Apple Exec: This Trick Won’t Improve Your Battery Life

March 11, 2016, 5:41 PM UTC

A top Apple executive has put one, long-held rumor (and wish) to bed.

An iPhone owner recently emailed Apple CEO Tim Cook asking whether quitting background apps in iOS would improve the platform’s battery life. While Cook didn’t respond, he forwarded the customer’s message to Apple senior vice president of software engineering Craig Federighi, who responded with a simple answer: “No.”

“Thanks for being an Apple customer,” Federighi said to end the email, according to 9to5Mac, which obtained a copy of the email.

Ever since Apple (AAPL) added multitasking to iOS several years ago, questions have surfaced on forums and websites across the Internet over whether having apps running in the background reduces battery life. Some have posited that although apps are not being used at a given time but are still on behind the scenes, they could be using an iPhone’s or iPad’s precious battery life.

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A simple Google search reveals just how many people have questioned the idea. Indeed, there are countless Apple forums, as well as forums on other Apple-focused sites, that include users asking if they should shut down background apps to save battery life. Despite many people responding that it doesn’t matter, the myth has lived on, perhaps due in part to Apple’s devices not coming with removable batteries, forcing customers to find a wall outlet whenever the battery is running low.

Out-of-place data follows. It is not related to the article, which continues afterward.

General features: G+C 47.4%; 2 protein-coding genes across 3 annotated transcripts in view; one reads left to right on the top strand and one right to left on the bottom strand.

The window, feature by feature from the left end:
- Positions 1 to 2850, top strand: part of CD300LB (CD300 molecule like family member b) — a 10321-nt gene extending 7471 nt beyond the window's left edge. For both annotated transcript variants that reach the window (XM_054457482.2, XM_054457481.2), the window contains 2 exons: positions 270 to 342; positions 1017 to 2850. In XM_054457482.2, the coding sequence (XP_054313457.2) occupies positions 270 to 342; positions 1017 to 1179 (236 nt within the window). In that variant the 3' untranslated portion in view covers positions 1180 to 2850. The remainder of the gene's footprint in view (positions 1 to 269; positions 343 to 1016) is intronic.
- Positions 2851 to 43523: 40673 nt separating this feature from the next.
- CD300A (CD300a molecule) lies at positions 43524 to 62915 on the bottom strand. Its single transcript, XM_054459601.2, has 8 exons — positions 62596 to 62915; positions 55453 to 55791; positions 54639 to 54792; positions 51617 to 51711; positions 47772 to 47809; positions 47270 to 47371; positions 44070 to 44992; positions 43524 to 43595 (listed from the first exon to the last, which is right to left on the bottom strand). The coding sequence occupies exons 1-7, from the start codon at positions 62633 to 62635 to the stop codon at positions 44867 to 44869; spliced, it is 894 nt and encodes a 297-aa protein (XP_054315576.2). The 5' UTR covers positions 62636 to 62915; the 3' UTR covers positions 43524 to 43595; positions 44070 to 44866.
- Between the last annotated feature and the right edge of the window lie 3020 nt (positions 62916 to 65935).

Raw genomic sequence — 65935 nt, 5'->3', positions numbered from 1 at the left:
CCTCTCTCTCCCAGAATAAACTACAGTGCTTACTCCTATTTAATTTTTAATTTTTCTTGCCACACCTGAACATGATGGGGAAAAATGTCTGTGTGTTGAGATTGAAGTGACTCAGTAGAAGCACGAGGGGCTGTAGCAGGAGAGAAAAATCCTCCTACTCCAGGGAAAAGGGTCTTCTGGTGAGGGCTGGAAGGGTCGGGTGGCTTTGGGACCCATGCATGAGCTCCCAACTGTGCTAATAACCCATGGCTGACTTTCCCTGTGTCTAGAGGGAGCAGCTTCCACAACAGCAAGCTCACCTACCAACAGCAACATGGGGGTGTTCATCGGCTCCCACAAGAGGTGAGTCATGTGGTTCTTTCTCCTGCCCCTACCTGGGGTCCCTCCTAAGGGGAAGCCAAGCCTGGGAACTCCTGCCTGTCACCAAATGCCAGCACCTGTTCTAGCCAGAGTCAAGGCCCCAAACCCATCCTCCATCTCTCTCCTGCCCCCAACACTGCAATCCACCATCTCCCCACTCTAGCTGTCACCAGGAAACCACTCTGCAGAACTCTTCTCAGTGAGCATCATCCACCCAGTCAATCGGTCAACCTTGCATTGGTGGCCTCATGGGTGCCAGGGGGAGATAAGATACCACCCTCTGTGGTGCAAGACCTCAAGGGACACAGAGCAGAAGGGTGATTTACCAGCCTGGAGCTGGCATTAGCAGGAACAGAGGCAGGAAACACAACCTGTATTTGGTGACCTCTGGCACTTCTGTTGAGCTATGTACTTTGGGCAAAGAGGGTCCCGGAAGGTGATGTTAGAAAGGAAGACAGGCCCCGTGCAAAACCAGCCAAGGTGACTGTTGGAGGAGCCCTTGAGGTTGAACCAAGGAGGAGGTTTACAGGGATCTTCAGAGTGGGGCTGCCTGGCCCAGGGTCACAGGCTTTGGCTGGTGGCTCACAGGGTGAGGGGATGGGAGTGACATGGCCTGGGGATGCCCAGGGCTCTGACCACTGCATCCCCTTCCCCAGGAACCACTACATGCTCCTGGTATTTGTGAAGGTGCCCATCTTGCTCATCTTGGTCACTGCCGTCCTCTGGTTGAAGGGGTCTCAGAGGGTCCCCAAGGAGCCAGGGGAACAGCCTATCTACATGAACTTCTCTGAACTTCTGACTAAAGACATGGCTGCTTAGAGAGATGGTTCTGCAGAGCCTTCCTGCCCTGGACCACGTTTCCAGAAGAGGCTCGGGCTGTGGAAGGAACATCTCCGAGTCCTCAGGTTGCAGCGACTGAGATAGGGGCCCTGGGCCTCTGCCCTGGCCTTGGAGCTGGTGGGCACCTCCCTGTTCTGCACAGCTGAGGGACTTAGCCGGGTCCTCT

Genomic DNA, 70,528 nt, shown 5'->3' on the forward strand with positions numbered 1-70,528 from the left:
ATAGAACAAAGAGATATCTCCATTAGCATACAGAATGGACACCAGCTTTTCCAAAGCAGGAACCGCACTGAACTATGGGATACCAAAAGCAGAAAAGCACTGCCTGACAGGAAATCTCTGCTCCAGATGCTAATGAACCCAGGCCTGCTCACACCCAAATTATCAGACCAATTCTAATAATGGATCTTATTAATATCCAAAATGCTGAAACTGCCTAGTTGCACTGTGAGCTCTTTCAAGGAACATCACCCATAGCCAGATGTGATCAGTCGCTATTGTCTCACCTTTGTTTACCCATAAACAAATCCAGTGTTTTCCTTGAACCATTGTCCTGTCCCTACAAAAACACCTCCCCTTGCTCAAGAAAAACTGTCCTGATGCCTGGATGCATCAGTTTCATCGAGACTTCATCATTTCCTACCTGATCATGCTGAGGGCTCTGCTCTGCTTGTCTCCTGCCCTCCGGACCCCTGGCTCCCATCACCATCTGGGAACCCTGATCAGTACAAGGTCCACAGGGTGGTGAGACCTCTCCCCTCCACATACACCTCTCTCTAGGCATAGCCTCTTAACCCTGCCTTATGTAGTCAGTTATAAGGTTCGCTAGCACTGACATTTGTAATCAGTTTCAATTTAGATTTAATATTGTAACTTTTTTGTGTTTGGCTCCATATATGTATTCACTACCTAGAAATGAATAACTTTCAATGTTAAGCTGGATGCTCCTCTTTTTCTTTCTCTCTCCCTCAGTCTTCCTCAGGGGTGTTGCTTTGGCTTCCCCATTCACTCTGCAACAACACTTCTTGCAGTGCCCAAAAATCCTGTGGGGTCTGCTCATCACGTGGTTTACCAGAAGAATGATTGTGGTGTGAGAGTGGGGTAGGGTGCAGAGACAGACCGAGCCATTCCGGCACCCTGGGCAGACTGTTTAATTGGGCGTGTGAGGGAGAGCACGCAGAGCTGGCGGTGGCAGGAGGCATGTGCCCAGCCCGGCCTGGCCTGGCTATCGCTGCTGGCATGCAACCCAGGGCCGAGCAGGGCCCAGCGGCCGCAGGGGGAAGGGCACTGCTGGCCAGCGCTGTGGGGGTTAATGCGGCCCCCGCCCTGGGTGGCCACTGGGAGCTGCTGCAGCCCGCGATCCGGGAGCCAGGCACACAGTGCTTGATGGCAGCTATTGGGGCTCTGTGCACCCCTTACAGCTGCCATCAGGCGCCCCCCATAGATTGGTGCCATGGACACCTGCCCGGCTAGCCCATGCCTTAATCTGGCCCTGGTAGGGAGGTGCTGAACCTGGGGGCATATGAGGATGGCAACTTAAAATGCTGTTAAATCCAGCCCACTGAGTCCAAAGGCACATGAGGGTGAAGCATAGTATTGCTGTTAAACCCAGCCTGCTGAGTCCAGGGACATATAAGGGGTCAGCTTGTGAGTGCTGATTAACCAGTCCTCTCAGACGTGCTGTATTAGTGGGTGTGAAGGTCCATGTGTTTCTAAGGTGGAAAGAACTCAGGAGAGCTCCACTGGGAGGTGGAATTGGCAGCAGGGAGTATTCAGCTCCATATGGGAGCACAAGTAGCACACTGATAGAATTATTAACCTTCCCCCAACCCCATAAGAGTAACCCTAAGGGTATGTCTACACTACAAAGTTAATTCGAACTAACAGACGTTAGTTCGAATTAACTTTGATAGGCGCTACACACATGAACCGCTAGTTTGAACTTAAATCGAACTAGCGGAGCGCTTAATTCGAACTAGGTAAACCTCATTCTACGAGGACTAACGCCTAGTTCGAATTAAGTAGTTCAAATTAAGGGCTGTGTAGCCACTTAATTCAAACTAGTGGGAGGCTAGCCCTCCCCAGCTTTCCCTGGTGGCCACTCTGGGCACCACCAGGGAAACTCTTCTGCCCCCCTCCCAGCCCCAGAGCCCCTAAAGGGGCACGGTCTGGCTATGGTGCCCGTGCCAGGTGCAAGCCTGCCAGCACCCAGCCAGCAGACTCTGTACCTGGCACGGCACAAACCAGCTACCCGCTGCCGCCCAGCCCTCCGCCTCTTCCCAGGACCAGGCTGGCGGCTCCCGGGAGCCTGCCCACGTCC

While Federighi, who runs Apple’s iOS platform, didn’t say why killing background apps wouldn’t affect the iPhone’s battery life, some have said closing background apps could actually harm the battery’s duration.

In 2014, Scotty Loveless, who claims to have been a former technician in Apple’s support service, the Genius Bar, said that quitting background apps is actually a drain on battery life.

“By closing the app, you take the app out of the phone’s RAM,” Loveless said, using ‘RAM’ to refer to the device’s onboard memory. “While you think this may be what you want to do, it’s not. When you open that same app again the next time you need it, your device has to load it back into memory all over again. All of that loading and unloading puts more stress on your device than just leaving it alone. Plus, iOS closes apps automatically as it needs more memory, so you’re doing something your device is already doing for you.”

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Several other reports have cropped up since Loveless wrote about the iPhone’s battery, saying that quitting apps is a bad idea. Still, questions remained.

Now that a top Apple executive has chimed in, however, perhaps the issue is put to rest.

So, stop closing all of those apps. It turns out it really does nothing for you.

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